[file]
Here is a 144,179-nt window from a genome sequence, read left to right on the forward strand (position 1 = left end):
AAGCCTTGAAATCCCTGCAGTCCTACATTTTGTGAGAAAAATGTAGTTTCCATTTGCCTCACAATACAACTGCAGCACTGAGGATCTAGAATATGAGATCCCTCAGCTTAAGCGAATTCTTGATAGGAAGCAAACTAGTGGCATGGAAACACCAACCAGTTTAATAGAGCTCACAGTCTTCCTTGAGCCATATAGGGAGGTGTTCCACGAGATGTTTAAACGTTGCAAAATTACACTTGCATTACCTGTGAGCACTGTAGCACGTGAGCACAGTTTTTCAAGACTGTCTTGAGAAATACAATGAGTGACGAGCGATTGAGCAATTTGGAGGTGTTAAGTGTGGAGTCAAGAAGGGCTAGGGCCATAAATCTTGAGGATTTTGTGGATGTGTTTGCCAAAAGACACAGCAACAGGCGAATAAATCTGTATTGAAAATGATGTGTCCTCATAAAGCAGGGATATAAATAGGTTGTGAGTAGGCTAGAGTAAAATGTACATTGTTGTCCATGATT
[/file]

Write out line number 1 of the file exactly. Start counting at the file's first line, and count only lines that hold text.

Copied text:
Here is a 144,179-nt window from a genome sequence, read left to right on the forward strand (position 1 = left end):